Legislators save toughest work for last Land use, Medicaid, welfare among issues left for final hours

'Highlights of the session'

Last-minute scramble is reliable ritual at session's close

April 08, 1996|By Peter Jensen | Peter Jensen,SUN STAFF Sun staff writer Diana K. Sugg contributed to this article.

With their annual 90-day session winding down to its final hours, members of the Maryland General Assembly face a host of issues to resolve before they adjourn at midnight tonight.

Like schoolchildren reluctant to tackle tough homework, legislators have put off final decisions on some of their most complex and politically difficult topics. The bills they could act on today cover a broad range from wilderness preservation and recycling industrial land to Medicaid and welfare reform.

In a session where headlines have been grabbed by professional football stadiums, gun control and gambling, these are the less-than-sexy bills that have gained less attention but are no less important.

"Some major policy decisions are going to be resolved in these last 12 hours," said Del. Donald C. Fry, a Harford County Democrat. "These are the highlights of the session, really the policy direction for the state."

Near the top of the list on this whirlwind day are a handful of environmental bills. One of the issues most likely to go down to the wire involves "brownfields," a proposal to encourage reuse of contaminated industrial land.

The House of Delegates and Senate have approved widely differing versions of the proposal, with the House plan seen as more pro-business and the Senate's preferred by environmentalists. Negotiators were said yesterday to be at a stalemate.

Meanwhile, environmental activists are anxious to get lawmakers to approve a plan to protect 22,000 acres of state-owned property as pristine "wildland." Late last week, a House committee approved a proposal that dropped from the program more than 2,000 acres in the Savage River area of Garrett County.

That version of the bill satisfied Western Maryland lawmakers, including House Speaker Casper R. Taylor Jr., who were unhappy that so much of the preserved land is in Garrett and Allegany counties.

But the fate of that legislation has been tied to Mr. Taylor's proposal to set up a Maryland Heritage Areas Authority, a state board that would help manage, finance and promote historic, cultural and scenic sites as tourist attractions.

The plan, which would be financed by diverting money normally used to purchase parks or preserve farmland, still requires Senate support.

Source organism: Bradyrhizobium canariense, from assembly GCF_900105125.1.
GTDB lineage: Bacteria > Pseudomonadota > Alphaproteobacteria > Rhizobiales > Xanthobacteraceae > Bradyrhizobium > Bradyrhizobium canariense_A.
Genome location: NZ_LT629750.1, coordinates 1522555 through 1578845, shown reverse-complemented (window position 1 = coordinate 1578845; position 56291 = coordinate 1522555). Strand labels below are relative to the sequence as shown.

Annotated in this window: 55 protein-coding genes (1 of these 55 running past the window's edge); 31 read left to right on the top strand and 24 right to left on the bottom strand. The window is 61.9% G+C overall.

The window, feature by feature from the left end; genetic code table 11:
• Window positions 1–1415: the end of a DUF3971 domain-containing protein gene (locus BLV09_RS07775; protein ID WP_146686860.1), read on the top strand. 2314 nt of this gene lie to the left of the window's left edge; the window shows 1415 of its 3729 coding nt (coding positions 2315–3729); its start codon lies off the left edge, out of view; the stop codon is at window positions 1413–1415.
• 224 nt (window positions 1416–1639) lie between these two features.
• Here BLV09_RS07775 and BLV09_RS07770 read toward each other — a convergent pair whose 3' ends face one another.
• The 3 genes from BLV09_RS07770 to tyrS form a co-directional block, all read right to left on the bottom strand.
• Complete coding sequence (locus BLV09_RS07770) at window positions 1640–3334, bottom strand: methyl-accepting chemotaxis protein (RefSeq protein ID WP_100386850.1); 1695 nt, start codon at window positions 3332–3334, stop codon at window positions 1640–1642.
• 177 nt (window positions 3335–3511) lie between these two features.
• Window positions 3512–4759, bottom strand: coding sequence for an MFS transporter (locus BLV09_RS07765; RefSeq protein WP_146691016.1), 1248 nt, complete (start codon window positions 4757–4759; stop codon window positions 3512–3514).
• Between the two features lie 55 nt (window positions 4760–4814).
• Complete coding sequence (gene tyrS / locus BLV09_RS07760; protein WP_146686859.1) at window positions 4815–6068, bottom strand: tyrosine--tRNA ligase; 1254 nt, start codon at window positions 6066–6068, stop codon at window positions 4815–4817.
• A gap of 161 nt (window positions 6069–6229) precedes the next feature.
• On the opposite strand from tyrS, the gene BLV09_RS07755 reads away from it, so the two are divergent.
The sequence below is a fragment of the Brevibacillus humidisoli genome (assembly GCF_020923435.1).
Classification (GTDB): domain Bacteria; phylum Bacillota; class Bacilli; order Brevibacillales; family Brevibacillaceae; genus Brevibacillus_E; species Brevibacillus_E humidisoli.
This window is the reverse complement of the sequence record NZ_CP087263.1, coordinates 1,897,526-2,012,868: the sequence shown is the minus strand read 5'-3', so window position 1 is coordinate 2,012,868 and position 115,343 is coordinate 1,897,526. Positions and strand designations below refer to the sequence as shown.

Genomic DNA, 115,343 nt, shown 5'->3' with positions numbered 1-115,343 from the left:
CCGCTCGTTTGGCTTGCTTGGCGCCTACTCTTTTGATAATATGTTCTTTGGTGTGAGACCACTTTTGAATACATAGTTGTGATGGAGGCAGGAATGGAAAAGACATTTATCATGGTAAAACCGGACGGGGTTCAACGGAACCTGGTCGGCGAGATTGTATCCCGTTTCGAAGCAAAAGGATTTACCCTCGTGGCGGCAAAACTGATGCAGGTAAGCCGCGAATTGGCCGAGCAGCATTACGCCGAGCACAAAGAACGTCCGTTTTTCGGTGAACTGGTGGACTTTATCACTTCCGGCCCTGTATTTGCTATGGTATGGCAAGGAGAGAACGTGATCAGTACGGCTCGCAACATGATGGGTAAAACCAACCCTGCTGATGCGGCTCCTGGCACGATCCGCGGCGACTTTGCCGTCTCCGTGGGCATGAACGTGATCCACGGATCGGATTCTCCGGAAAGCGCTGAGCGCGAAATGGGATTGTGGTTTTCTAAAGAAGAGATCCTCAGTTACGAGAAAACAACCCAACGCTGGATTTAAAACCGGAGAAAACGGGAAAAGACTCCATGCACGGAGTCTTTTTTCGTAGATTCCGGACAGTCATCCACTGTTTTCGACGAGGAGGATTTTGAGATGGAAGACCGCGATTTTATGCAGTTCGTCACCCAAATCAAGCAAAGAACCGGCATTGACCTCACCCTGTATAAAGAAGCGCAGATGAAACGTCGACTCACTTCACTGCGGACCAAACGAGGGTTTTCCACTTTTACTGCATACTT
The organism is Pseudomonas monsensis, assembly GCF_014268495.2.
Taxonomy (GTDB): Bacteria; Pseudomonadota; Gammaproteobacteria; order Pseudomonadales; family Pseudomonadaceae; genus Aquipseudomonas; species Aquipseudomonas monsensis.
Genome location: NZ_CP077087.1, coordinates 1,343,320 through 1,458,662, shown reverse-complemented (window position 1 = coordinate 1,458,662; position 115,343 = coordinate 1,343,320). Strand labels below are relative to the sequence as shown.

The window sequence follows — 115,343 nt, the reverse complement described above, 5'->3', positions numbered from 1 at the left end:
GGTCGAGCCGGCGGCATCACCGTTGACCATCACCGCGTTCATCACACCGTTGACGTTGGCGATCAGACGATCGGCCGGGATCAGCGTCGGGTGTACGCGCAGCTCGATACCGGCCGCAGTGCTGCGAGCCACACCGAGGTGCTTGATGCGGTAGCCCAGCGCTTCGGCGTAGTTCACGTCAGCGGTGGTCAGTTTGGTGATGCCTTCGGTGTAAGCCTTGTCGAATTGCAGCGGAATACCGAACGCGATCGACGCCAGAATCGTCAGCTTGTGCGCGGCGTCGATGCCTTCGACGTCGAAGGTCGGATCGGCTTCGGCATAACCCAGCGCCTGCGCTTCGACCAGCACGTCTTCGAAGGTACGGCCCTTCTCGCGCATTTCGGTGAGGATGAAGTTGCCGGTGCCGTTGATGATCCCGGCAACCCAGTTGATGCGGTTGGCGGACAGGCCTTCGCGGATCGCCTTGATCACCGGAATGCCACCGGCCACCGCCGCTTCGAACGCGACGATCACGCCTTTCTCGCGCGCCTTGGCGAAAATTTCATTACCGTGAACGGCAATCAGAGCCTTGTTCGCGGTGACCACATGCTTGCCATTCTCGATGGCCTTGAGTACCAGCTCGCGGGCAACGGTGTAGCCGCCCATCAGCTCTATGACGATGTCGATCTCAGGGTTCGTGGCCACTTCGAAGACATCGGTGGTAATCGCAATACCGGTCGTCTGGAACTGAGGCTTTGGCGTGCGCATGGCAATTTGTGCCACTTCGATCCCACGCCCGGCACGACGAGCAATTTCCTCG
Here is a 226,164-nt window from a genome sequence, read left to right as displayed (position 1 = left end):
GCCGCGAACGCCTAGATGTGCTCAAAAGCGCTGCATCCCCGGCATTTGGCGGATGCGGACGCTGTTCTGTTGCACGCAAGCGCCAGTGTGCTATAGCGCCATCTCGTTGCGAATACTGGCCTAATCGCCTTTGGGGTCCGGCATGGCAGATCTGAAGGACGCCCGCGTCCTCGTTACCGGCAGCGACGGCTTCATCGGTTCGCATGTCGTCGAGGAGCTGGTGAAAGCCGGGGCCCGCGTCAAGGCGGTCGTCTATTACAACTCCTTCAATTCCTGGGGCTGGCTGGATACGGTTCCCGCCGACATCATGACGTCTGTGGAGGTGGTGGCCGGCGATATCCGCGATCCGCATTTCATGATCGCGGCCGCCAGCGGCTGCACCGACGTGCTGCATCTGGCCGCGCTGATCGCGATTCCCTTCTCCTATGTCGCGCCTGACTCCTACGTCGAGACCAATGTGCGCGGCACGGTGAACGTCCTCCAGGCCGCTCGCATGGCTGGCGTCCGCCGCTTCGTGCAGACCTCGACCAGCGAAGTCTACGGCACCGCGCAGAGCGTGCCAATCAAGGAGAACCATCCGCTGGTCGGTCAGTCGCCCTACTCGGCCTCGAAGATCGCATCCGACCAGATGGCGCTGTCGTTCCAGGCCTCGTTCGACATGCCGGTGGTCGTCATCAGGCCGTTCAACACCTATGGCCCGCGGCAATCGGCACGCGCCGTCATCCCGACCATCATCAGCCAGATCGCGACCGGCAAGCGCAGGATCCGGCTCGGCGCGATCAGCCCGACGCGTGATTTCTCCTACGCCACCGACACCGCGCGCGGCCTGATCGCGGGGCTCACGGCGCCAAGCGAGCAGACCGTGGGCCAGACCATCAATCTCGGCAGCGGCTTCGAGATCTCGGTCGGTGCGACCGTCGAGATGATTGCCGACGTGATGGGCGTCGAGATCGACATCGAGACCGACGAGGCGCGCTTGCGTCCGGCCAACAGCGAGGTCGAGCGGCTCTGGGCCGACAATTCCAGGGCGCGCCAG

One of the most complicated bills pending deals with a plan to shift thousands of poor Marylanders into managed care health plans, a move many other states also are planning to help control sharply rising Medicaid costs.

Some key elements already have been decided. Managed care plans will have to pay school-based health clinics for any appropriate services they provide, and physicians who have cared for people on Medicaid will be guaranteed a contract with at least one health plan.

But this morning, legislators are expected to debate one of the last sticking points -- whether fledgling managed care organizations, such as the community clinics that are banding together, will have to meet the same solvency requirements as health maintenance organizations. Clinic advocates argue that those standards are too high.

Gov. Parris N. Glendening's plan to overhaul welfare also faces hurdles. While the House and Senate agree on many elements, significant differences remain. For instance, the Senate would cut aid to families with a disabled child, while the House doesn't want to make the $8 million reduction.

The welfare reform bill and another Glendening initiative, legislation to reform the state's personnel system and tie state employee pay raises to job performance, are expected to be approved, however.

Meanwhile, state employee unions, stymied in efforts to win support for collective bargaining, hope lawmakers will approve a program of early retirement incentives and aid to state workers who lose their jobs.

Legislators have a strong reason to approve the measure -- the $14.6 billion state budget they passed last week anticipates a $10 million savings created by an early retirement program.

Lawmakers also feel pressure to resolve their differences over the issue of "maintenance of effort," the state law requiring counties to spend as much for public schools on a per-student basis as they did the year before.

The crush of legislation is a last-day ritual as reliable as the annual April blooms of daffodils outside the State House. Some bills are destined to die by the clock. Others will move quickly, an often deliberate strategy to keep opponents off guard.

"This is a contact sport," said John B. Bowers Jr., a lobbyist for the Maryland Bankers Association. "If you snooze, you lose."

Pub Date: 4/08/96

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